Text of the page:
Suyajna, Suyajña, Suyajñā: 7 definitions
Suyajna means something in Hinduism, Sanskrit. If you want to know the exact meaning, history, etymology or English translation of this term then check out the descriptions on this page. Add your comment or reference to a book if you want to contribute to this summary article.
Purana and Itihasa (epic history)Source: archive.org: Puranic Encyclopedia
Suyajñā (सुयज्ञा).—Daughter of King Prasenajit of the Pūru dynasty. She was wedded to King Mahābhauma and King Ayutanāyī was their son. (Ādi Parva, Chapter 95, Verse 20).Source: Cologne Digital Sanskrit Dictionaries: The Purana Index
1a) Suyajña (सुयज्ञ).—An avatār of Hari as son of Akūtī and Rucī: begot on Dakṣiṇā, gods called Suyamas.*
- * Bhāgavata-purāṇa II. 7. 2.
1b) A king of Uśīnaras, fell in battle. His relations and queens bemoaned his loss bitterly beating their breasts. At this Yama appeared before them in the form of a child and demonstrated the instability of life, comparable only to a dream. Even ages of mourning will not help the dead man to come back. Saying this he disappeared. This impressed them so much that they retired to forest after performing funeral obsequies.*
- * Bhāgavata-purāṇa VII. 2. 28-59.
1c) The father of Nara.*
- * Brahmāṇḍa-purāṇa III. 71. 87.
1d) A son of Akṣara and father of Uśanas.*
- * Brahmāṇḍa-purāṇa III. 70. 23.
Suyajñā (सुयज्ञा) is a name mentioned in the Mahābhārata (cf. I.90.19) and represents one of the many proper names used for people and places. Note: The Mahābhārata (mentioning Suyajñā) is a Sanskrit epic poem consisting of 100,000 ślokas (metrical verses) and is over 2000 years old.
The Purana (पुराण, purāṇas) refers to Sanskrit literature preserving ancient India’s vast cultural history, including historical legends, religious ceremonies, various arts and sciences. The eighteen mahapuranas total over 400,000 shlokas (metrical couplets) and date to at least several centuries BCE.
Languages of India and abroad
Sanskrit dictionarySource: Cologne Digital Sanskrit Dictionaries: Cappeller Sanskrit-English Dictionary
Suyajña (सुयज्ञ).—1. [masculine] a good sacrifice.
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Suyajña (सुयज्ञ).—2. [adjective] performing or receiving a good sacrifice; [masculine] [Name] of [several] men.Source: Cologne Digital Sanskrit Dictionaries: Aufrecht Catalogus Catalogorum
1) Suyajña (सुयज्ञ) as mentioned in Aufrecht’s Catalogus Catalogorum:—an author. Quoted by Hemādri in Pariśeṣakhaṇḍa I, 1353.
2) Suyajña (सुयज्ञ):—an author. Quoted by Ānartīya on Śāṅkhāyanaśrautasūtra 1, 2, 18.Source: Cologne Digital Sanskrit Dictionaries: Monier-Williams Sanskrit-English Dictionary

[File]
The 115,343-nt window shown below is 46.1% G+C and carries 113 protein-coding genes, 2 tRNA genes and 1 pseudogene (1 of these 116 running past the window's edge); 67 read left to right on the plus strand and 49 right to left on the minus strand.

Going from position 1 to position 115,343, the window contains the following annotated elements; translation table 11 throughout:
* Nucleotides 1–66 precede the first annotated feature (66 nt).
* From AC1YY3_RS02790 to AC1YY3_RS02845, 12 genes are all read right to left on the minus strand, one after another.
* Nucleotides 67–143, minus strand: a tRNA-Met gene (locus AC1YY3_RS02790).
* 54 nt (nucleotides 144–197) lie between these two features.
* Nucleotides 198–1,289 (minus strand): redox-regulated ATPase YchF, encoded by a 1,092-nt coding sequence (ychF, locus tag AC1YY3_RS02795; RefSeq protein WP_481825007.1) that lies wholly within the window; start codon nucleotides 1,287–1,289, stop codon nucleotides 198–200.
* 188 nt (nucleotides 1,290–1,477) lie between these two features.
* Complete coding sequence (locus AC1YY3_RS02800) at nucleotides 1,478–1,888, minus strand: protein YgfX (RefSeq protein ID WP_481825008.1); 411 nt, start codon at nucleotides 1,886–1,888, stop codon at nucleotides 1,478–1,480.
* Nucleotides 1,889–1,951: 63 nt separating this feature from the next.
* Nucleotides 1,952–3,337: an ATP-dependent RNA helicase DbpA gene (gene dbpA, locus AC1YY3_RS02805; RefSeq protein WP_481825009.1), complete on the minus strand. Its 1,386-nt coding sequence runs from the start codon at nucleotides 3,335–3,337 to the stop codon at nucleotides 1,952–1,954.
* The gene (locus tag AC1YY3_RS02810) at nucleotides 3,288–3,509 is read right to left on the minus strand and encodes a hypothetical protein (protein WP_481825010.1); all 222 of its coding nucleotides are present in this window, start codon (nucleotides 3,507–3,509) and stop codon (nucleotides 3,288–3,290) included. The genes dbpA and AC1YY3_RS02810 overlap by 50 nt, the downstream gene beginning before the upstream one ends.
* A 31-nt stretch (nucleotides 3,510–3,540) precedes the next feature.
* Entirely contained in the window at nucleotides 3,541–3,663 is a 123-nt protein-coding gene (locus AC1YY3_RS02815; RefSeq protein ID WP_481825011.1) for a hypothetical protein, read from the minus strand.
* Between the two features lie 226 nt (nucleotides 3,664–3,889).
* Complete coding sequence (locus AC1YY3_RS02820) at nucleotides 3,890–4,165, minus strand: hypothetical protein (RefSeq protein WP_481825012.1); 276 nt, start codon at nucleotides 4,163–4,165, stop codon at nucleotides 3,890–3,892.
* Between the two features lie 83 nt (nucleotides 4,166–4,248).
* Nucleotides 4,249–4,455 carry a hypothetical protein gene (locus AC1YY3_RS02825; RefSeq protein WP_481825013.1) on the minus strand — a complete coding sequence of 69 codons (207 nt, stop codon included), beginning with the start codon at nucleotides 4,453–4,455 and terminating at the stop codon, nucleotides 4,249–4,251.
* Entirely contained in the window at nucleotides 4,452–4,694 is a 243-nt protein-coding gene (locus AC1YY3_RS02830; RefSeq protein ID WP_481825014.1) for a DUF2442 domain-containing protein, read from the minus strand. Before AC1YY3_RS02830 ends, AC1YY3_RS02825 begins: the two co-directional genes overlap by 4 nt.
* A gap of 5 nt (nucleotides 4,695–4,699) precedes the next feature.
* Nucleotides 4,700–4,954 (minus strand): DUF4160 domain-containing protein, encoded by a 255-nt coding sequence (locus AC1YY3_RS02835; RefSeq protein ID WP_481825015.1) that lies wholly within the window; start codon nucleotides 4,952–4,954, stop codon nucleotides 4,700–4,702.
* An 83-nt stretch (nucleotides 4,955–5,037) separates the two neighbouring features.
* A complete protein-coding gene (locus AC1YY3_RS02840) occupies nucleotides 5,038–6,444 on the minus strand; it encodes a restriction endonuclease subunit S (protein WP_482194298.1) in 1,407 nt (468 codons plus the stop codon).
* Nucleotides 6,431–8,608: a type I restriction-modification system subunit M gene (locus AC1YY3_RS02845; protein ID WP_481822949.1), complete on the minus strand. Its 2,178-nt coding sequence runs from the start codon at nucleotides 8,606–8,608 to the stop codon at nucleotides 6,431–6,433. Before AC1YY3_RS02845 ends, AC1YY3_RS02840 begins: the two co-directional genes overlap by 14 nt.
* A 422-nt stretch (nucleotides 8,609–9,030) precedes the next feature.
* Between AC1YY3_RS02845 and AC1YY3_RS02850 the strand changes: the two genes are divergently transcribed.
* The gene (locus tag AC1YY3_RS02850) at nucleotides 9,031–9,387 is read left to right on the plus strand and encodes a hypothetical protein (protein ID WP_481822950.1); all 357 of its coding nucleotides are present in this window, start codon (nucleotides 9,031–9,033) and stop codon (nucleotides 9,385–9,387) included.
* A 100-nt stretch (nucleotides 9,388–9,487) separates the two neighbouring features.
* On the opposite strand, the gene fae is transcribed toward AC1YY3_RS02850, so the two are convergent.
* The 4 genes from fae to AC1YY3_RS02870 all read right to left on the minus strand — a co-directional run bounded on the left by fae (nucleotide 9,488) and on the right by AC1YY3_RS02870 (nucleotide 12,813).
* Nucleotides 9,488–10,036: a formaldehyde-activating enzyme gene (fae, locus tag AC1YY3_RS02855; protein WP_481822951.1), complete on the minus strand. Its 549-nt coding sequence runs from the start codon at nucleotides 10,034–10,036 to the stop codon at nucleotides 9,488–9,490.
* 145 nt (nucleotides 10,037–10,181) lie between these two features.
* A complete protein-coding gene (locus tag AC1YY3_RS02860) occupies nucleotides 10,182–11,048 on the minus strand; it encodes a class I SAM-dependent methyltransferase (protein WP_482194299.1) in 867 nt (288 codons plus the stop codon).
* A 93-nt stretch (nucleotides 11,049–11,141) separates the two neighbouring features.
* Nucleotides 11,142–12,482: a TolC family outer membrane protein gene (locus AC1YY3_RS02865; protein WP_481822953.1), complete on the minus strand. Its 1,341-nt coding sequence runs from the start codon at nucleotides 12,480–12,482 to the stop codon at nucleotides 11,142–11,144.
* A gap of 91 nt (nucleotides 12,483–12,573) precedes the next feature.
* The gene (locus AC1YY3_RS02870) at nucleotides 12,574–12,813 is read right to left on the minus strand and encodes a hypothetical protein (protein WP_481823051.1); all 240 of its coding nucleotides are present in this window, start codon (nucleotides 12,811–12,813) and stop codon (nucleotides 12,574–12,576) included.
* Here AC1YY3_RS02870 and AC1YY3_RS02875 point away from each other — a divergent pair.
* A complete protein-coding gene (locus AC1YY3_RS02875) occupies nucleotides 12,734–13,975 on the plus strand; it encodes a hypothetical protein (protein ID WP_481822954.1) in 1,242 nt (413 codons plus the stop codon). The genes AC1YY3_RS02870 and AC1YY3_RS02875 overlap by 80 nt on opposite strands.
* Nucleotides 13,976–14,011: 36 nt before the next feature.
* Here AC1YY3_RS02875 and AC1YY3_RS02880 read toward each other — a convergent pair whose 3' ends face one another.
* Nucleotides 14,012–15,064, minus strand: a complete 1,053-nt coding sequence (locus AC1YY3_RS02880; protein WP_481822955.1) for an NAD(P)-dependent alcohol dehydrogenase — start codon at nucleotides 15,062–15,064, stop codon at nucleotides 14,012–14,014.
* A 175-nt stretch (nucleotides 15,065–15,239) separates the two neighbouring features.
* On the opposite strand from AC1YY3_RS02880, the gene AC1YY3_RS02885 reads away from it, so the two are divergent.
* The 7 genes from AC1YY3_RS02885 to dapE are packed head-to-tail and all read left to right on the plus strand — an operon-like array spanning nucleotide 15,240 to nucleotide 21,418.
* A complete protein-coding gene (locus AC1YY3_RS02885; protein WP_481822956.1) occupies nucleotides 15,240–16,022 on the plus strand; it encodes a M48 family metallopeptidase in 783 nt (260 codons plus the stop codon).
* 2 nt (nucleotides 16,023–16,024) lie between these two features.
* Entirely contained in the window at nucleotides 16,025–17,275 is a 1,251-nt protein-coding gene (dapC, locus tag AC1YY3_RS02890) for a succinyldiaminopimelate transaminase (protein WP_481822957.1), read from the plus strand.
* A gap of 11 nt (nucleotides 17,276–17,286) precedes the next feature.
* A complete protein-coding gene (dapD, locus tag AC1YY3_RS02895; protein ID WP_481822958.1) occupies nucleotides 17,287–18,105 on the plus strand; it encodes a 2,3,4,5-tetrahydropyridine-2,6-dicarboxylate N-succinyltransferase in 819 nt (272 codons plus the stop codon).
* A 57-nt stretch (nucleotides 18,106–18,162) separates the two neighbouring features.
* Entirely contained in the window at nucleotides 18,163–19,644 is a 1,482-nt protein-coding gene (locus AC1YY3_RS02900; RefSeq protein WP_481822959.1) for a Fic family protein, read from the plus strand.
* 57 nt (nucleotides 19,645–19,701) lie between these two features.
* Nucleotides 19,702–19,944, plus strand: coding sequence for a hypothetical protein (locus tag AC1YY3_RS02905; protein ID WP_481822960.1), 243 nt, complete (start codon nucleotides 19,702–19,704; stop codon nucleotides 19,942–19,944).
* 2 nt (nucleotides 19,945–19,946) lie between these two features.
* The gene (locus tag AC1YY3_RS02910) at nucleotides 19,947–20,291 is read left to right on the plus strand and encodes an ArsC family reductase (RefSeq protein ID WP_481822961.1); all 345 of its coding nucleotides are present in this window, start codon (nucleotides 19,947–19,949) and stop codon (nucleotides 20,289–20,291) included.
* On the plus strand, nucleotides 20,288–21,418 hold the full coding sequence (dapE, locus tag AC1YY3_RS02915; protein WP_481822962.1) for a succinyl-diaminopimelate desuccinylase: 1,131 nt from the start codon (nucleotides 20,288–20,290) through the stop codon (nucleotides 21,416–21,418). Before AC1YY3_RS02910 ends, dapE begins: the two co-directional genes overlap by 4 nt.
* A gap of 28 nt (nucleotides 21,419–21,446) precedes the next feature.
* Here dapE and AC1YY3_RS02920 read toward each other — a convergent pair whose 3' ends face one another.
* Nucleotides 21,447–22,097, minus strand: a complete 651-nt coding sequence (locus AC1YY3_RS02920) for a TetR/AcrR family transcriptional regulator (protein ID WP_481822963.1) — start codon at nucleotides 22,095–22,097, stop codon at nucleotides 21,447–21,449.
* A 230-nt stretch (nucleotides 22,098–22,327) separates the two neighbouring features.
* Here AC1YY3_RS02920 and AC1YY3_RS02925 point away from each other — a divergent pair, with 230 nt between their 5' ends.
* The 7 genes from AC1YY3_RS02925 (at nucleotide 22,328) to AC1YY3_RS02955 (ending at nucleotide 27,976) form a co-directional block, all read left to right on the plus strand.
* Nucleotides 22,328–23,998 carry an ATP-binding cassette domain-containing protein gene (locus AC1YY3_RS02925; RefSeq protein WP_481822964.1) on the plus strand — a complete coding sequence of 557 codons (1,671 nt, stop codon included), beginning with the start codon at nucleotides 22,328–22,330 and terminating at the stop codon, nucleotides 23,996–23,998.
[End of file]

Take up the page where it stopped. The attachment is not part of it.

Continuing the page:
1) Suyajña (सुयज्ञ):—[=su-yajña] [from su > su-yaj] mfn. sacrificing well or successfully, [Ṛg-veda]
2) [v.s. ...] m. a good or right sacrifice, [Rāmāyaṇa]
3) [v.s. ...] Name of a preceptor, [Gṛhya-sūtra]
4) [v.s. ...] of Utkala (son of Dhruva), [Catalogue(s)]
5) [v.s. ...] of a son of Ruci and Ākūti (an incarnation of Viṣṇu), [Bhāgavata-purāṇa]
6) [v.s. ...] of a son of Vasiṣṭha (and counsellor of Daśa-ratha), [Rāmāyaṇa]
7) [v.s. ...] of a son of Antara, [Harivaṃśa]
8) [v.s. ...] of a king of the Uśīnaras, [Bhāgavata-purāṇa]
9) [v.s. ...] of an author, [Hemādri’s Caturvarga-cintāmaṇi]
10) Suyajñā (सुयज्ञा):—[=su-yajñā] [from su-yajña > su > su-yaj] f. Name of the wife of Mahā-bhauma (a descendant of Prasenajit), [Mahābhārata]
[Sanskrit to German]
Sanskrit, also spelled संस्कृतम् (saṃskṛtam), is an ancient language of India commonly seen as the grandmother of the Indo-European language family (even English!). Closely allied with Prakrit and Pali, Sanskrit is more exhaustive in both grammar and terms and has the most extensive collection of literature in the world, greatly surpassing its sister-languages Greek and Latin.
See also (Relevant definitions)
Search found 19 books and stories containing Suyajna, Suyajña, Suyajñā, Su-yajna, Su-yajña, Su-yajñā; (plurals include: Suyajnas, Suyajñas, Suyajñās, yajnas, yajñas, yajñās). You can also click to the full overview containing English textual excerpts. Below are direct links for the most relevant articles:
Ramayana of Valmiki (by Hari Prasad Shastri)
Chapter 32 - Shri Rama bestows his wealth < [Book 2 - Ayodhya-kanda]
Chapter 31 - Shri Lakshmana is resolved to accompany Rama and Sita < [Book 2 - Ayodhya-kanda]
Rig Veda (translation and commentary) (by H. H. Wilson)
Sankhayana-grihya-sutra (by Hermann Oldenberg)
Brihad Bhagavatamrita (commentary) (by Śrī Śrīmad Bhaktivedānta Nārāyana Gosvāmī Mahārāja)
Preceptors of Advaita (by T. M. P. Mahadevan)